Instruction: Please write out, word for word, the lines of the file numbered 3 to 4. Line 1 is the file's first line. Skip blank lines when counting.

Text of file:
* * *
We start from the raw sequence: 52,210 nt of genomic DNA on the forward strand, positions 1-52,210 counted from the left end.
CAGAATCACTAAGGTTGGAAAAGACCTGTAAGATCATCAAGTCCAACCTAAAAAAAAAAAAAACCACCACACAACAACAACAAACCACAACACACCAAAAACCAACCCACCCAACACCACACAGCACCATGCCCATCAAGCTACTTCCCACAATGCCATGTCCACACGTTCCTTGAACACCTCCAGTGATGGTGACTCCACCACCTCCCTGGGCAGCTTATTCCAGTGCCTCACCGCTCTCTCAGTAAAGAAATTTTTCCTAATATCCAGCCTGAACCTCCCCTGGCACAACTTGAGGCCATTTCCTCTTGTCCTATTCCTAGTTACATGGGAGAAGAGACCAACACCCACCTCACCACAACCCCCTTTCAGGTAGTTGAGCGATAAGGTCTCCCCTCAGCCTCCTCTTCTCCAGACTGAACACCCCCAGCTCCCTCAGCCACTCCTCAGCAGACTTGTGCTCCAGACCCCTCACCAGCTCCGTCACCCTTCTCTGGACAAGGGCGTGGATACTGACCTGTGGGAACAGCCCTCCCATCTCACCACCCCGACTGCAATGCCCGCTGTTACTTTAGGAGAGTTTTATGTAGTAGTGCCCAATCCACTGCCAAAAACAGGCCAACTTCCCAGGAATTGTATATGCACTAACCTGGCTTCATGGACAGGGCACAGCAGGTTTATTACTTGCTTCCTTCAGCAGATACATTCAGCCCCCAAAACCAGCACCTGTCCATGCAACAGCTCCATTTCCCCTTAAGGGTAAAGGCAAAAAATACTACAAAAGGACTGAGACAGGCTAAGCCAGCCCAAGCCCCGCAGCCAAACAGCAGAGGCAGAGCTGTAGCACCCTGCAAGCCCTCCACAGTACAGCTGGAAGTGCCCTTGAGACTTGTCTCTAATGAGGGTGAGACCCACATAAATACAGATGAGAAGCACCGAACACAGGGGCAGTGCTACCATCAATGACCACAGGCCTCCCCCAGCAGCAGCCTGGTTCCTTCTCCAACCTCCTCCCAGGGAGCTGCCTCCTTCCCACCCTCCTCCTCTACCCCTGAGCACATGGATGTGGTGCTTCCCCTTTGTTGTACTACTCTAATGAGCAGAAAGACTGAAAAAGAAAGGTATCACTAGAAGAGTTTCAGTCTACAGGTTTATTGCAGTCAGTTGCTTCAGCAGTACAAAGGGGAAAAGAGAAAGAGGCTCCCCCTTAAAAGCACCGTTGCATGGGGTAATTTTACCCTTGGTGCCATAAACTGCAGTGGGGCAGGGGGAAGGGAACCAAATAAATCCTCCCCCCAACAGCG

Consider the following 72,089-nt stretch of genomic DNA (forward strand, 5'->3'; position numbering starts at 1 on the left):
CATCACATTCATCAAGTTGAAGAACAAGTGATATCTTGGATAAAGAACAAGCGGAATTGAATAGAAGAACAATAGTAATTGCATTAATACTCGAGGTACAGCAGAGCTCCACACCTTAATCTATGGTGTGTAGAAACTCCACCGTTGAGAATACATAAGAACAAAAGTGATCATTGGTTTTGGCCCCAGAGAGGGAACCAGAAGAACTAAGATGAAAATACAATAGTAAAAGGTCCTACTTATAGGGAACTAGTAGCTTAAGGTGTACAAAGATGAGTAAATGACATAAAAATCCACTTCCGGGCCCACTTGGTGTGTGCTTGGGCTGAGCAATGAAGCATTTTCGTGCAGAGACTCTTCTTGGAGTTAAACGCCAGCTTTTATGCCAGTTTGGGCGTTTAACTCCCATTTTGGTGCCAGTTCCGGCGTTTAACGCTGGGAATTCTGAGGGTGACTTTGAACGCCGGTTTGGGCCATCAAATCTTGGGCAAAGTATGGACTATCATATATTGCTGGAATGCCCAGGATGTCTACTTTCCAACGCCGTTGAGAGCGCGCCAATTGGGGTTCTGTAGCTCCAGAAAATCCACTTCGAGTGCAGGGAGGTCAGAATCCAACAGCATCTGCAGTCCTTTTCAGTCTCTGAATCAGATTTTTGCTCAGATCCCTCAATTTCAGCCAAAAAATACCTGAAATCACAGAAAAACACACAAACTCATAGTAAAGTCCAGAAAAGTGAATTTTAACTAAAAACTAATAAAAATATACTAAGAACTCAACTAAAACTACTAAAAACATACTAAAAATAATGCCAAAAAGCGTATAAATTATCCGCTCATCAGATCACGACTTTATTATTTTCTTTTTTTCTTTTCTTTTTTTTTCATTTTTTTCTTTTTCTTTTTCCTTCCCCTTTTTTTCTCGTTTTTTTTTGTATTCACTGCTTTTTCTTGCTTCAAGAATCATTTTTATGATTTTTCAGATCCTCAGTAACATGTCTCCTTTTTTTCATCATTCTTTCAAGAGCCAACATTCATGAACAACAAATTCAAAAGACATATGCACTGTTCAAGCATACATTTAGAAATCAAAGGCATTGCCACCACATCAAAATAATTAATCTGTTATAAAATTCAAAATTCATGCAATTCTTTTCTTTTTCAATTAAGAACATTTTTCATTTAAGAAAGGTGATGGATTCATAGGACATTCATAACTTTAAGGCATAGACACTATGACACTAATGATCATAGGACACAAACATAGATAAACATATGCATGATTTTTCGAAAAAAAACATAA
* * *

Consider the following 72,089-nt stretch of genomic DNA (forward strand, 5'->3'; position numbering starts at 1 on the left):
CATCACATTCATCAAGTTGAAGAACAAGTGATATCTTGGATAAAGAACAAGCGGAATTGAATAGAAGAACAATAGTAATTGCATTAATACTCGAGGTACAGCAGAGCTCCACACCTTAATCTATGGTGTGTAGAAACTCCACCGTTGAGAATACATAAGAACAAAAGTGATCATTGGTTTTGGCCCCAGAGAGGGAACCAGAAGAACTAAGATGAAAATACAATAGTAAAAGGTCCTACTTATAGGGAACTAGTAGCTTAAGGTGTACAAAGATGAGTAAATGACATAAAAATCCACTTCCGGGCCCACTTGGTGTGTGCTTGGGCTGAGCAATGAAGCATTTTCGTGCAGAGACTCTTCTTGGAGTTAAACGCCAGCTTTTATGCCAGTTTGGGCGTTTAACTCCCATTTTGGTGCCAGTTCCGGCGTTTAACGCTGGGAATTCTGAGGGTGACTTTGAACGCCGGTTTGGGCCATCAAATCTTGGGCAAAGTATGGACTATCATATATTGCTGGAATGCCCAGGATGTCTACTTTCCAACGCCGTTGAGAGCGCGCCAATTGGGGTTCTGTAGCTCCAGAAAATCCACTTCGAGTGCAGGGAGGTCAGAATCCAACAGCATCTGCAGTCCTTTTCAGTCTCTGAATCAGATTTTTGCTCAGATCCCTCAATTTCAGCCAAAAAATACCTGAAATCACAGAAAAACACACAAACTCATAGTAAAGTCCAGAAAAGTGAATTTTAACTAAAAACTAATAAAAATATACTAAGAACTCAACTAAAACTACTAAAAACATACTAAAAATAATGCCAAAAAGCGTATAAATTATCCGCTCATCAGATCACGACTTTATTATTTTCTTTTTTTCTTTTCTTTTTTTTTCATTTTTTTCTTTTTCTTTTTCCTTCCCCTTTTTTTCTCGTTTTTTTTTGTATTCACTGCTTTTTCTTGCTTCAAGAATCATTTTTATGATTTTTCAGATCCTCAGTAACATGTCTCCTTTTTTTCATCATTCTTTCAAGAGCCAACATTCATGAACAACAAATTCAAAAGACATATGCACTGTTCAAGCATACATTTAGAAATCAAAGGCATTGCCACCACATCAAAATAATTAATCTGTTATAAAATTCAAAATTCATGCAATTCTTTTCTTTTTCAATTAAGAACATTTTTCATTTAAGAAAGGTGATGGATTCATAGGACATTCATAACTTTAAGGCATAGACACTATGACACTAATGATCATAGGACACAAACATAGATAAACATATGCATGATTTTTCGAAAAAAAACATAA